SVN vs Git

SVN is a minor improvement on the CVS design. A linear, central repository. To their credit, the developers of SVN acknowledge this, from the Red Book:

Subversion was designed to be a successor to CVS, and its originators set out to win the hearts of CVS users in two ways—by creating an open source system with a design (and “look and feel”) similar to CVS, and by attempting to avoid most of CVS’s noticeable flaws. While the result wasn’t—and isn’t—the next great evolution in version control design, Subversion is very powerful, very usable, and very flexible.

Git is a Distributed Version Control System (DVCS). It’s important to distinguish it as “decentralized”. What that means is that each user creates a literal “fork” of the project.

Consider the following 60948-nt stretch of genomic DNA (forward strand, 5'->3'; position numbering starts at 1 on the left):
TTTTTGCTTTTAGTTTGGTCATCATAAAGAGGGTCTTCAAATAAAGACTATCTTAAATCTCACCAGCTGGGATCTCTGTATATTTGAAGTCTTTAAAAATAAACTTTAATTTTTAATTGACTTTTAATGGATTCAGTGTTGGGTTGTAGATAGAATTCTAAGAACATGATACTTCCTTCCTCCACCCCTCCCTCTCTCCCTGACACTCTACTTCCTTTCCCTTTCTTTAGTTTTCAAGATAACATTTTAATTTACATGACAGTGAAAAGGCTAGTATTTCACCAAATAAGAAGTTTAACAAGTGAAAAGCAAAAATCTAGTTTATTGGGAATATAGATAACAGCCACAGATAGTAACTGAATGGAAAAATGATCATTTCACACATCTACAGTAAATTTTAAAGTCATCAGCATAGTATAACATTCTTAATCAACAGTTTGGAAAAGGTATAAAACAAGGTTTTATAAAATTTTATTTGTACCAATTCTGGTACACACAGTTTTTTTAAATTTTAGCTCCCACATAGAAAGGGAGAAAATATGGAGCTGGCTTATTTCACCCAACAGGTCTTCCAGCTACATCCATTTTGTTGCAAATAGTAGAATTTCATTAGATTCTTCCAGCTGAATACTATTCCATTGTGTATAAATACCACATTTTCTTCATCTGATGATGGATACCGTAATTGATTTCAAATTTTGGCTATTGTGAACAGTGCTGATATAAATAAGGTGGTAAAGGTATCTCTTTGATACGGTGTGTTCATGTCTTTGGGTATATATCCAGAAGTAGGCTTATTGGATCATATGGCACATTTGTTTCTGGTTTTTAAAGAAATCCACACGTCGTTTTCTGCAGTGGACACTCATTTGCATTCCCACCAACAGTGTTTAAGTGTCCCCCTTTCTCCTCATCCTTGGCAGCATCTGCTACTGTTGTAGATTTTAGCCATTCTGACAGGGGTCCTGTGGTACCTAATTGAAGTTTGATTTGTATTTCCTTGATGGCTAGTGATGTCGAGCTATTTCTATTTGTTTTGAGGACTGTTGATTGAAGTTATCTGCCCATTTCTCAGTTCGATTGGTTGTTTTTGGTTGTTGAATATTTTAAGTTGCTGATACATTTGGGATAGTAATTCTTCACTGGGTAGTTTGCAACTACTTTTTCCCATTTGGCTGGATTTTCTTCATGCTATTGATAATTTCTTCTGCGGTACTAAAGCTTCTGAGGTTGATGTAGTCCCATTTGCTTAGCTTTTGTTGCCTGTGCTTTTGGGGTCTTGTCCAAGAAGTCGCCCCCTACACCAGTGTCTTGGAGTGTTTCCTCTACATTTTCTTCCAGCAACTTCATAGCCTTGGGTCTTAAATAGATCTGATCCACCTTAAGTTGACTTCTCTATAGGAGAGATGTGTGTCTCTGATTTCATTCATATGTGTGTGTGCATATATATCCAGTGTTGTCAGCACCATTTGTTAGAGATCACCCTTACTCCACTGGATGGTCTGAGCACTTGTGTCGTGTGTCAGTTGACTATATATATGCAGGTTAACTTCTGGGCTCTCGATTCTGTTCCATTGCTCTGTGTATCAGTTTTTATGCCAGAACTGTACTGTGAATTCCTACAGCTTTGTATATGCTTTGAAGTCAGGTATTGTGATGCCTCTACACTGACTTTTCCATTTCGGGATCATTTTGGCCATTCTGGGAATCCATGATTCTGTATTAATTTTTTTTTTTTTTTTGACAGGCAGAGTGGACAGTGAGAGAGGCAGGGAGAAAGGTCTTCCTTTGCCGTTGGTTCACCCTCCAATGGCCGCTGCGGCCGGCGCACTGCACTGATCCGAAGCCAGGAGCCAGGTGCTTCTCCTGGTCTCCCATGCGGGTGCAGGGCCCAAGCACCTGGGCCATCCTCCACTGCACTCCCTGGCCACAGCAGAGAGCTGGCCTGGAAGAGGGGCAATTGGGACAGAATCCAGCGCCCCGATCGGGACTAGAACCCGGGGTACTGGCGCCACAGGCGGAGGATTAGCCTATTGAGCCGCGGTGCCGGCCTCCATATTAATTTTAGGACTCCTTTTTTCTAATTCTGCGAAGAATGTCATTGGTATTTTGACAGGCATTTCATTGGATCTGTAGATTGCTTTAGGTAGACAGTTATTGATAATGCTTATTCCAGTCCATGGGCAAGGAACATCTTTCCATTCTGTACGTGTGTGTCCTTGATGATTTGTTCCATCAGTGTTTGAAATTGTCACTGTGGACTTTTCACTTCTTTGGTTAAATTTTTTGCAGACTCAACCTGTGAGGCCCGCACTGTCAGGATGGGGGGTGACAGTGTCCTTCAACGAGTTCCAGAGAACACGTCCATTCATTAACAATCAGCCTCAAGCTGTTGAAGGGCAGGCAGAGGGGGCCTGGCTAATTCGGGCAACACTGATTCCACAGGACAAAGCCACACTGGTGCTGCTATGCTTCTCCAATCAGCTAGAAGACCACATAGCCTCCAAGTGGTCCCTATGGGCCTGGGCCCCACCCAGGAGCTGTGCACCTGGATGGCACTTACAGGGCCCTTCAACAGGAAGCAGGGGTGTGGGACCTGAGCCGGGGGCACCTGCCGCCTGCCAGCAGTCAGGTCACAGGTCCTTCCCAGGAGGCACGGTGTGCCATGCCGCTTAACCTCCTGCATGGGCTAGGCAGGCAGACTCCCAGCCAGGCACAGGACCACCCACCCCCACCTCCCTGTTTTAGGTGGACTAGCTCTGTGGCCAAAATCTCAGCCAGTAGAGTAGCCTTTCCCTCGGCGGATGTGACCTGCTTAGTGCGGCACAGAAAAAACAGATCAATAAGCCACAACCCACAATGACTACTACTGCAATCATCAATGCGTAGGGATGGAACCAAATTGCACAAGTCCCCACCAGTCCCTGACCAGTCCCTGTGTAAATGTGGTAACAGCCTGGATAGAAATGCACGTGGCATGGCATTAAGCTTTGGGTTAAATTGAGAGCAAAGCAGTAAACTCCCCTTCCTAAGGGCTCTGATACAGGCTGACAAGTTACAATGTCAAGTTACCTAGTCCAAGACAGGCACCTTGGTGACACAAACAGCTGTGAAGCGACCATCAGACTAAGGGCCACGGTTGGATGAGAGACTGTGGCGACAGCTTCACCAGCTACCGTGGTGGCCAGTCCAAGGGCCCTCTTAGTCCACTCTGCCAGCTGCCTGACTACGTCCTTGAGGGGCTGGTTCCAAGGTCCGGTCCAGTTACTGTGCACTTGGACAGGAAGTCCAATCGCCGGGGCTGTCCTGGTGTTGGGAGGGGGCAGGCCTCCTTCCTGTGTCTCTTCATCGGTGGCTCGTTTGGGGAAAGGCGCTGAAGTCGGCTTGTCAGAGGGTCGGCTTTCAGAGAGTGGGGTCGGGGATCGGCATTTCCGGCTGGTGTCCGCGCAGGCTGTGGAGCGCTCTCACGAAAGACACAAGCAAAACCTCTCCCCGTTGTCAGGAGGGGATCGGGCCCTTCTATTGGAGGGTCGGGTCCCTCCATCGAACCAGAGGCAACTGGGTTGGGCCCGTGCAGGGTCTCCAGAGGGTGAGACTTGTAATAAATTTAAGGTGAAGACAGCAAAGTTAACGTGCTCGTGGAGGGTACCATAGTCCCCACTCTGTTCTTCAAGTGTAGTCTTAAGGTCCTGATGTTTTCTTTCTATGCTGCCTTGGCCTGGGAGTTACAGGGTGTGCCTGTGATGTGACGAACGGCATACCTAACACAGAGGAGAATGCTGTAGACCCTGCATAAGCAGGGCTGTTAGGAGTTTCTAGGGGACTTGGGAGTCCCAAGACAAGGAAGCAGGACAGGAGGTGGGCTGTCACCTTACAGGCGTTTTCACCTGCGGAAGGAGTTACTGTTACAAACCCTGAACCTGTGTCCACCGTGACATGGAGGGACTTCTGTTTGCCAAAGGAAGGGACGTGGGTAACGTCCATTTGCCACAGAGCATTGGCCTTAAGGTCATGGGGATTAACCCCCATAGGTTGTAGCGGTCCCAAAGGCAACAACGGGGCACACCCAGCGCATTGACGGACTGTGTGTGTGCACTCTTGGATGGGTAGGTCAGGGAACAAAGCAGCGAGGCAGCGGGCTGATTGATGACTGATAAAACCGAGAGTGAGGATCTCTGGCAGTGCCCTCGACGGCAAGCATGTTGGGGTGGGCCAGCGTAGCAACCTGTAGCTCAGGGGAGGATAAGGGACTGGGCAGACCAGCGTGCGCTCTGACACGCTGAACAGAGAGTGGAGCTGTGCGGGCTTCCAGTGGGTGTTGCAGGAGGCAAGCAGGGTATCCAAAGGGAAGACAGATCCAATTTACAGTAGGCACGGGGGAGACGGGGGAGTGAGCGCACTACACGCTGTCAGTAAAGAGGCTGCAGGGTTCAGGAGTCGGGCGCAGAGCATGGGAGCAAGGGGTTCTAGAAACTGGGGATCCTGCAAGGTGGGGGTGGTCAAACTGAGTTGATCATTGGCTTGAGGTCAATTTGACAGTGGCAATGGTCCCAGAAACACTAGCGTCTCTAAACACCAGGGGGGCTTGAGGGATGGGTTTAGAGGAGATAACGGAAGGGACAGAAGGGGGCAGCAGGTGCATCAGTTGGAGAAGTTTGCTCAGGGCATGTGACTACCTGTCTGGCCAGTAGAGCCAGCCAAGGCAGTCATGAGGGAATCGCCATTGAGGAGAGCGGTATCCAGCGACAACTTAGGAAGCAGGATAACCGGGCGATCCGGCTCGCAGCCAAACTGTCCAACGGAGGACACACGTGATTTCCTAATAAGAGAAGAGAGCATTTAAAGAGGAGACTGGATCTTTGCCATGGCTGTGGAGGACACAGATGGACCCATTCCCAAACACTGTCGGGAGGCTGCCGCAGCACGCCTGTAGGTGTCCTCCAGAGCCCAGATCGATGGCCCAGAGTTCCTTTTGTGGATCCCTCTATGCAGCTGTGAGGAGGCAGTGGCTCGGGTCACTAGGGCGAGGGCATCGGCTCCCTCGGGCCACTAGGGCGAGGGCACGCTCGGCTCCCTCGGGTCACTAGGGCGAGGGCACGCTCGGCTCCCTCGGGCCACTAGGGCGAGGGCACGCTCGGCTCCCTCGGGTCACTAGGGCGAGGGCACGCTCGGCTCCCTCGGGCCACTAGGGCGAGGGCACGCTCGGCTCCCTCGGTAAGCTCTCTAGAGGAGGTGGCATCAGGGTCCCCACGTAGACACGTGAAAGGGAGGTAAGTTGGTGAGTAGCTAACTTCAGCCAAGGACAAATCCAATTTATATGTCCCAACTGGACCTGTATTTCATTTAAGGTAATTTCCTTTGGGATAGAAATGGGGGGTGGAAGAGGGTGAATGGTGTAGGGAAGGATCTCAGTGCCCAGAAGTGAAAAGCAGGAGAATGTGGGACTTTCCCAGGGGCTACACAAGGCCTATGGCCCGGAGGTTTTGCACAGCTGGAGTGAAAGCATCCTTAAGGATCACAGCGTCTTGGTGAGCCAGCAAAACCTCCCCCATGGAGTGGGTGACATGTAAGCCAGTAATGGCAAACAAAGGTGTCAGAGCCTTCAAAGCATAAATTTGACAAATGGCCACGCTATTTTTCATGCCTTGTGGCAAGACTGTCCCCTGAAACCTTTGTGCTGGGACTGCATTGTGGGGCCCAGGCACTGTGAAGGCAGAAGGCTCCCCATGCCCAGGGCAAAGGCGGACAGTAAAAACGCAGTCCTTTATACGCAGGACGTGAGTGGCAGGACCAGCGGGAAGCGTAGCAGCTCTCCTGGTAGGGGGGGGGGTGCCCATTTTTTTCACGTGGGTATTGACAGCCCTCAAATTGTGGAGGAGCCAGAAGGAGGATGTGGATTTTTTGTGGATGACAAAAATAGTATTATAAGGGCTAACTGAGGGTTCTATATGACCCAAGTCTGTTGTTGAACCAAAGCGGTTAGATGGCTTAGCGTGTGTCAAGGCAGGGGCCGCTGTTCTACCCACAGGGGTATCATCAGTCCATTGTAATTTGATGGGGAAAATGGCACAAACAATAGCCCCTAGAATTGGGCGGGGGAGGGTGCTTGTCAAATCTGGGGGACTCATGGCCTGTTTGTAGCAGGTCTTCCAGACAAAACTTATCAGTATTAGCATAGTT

What Git offers that’s important is lightweight branching and significantly better merging. These are what make advanced workflows (feature branches) possible. See Git Flow.

Branching by itself isn’t where the magic is. What makes Git bounds above SVN is actually the merging. What makes the merging so much better is actually how the history of commits is kept. Git is a Directed Acyclic Graph (DAG) and SVN is done linearly.

What this means is the SVN merge doesn’t take into account previous merges of the branch, it merges the files directly. They’re both doing 3-way merges, but the 3rd that is used (the common ancestor) isn’t the same because the linear history of SVN isn’t taking into account previous merges. So basically SVN goes back way further because it doesn’t know where the last merge between branches was. The result is a lot more conflicts that have to be manually resolved.

The above is outdated. As of SVN version 1.5, (2008), SVN includes meta data on merge histories, so it uses the 3-way merge to similar effect as Git now. I’m going to have to write a new one of these after more research.…………

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